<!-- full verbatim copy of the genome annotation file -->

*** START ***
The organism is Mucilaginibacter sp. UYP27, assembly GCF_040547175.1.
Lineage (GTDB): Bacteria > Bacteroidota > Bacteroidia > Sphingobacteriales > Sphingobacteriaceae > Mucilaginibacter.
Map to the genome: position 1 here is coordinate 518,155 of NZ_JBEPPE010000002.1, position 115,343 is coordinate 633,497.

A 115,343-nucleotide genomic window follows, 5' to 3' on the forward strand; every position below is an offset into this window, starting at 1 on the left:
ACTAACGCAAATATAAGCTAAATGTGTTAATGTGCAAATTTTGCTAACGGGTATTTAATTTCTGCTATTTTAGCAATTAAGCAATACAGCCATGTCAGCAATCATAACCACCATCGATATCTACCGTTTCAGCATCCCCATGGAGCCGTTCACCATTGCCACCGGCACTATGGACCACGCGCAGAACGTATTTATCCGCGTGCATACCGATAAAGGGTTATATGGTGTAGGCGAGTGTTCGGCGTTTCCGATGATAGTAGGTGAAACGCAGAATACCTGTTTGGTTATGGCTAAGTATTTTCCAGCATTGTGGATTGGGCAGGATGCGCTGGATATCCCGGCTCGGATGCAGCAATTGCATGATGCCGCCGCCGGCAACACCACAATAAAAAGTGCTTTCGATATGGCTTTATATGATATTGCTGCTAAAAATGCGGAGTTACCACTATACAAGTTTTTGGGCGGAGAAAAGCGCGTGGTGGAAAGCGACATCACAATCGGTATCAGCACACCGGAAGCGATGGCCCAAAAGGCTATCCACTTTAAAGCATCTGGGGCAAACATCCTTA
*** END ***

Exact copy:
The organism is Mucilaginibacter sp. UYP27, assembly GCF_040547175.1.
Lineage (GTDB): Bacteria > Bacteroidota > Bacteroidia > Sphingobacteriales > Sphingobacteriaceae > Mucilaginibacter.
Map to the genome: position 1 here is coordinate 518,155 of NZ_JBEPPE010000002.1, position 115,343 is coordinate 633,497.

A 115,343-nucleotide genomic window follows, 5' to 3' on the forward strand; every position below is an offset into this window, starting at 1 on the left:
ACTAACGCAAATATAAGCTAAATGTGTTAATGTGCAAATTTTGCTAACGGGTATTTAATTTCTGCTATTTTAGCAATTAAGCAATACAGCCATGTCAGCAATCATAACCACCATCGATATCTACCGTTTCAGCATCCCCATGGAGCCGTTCACCATTGCCACCGGCACTATGGACCACGCGCAGAACGTATTTATCCGCGTGCATACCGATAAAGGGTTATATGGTGTAGGCGAGTGTTCGGCGTTTCCGATGATAGTAGGTGAAACGCAGAATACCTGTTTGGTTATGGCTAAGTATTTTCCAGCATTGTGGATTGGGCAGGATGCGCTGGATATCCCGGCTCGGATGCAGCAATTGCATGATGCCGCCGCCGGCAACACCACAATAAAAAGTGCTTTCGATATGGCTTTATATGATATTGCTGCTAAAAATGCGGAGTTACCACTATACAAGTTTTTGGGCGGAGAAAAGCGCGTGGTGGAAAGCGACATCACAATCGGTATCAGCACACCGGAAGCGATGGCCCAAAAGGCTATCCACTTTAAAGCATCTGGGGCAAACATCCTTA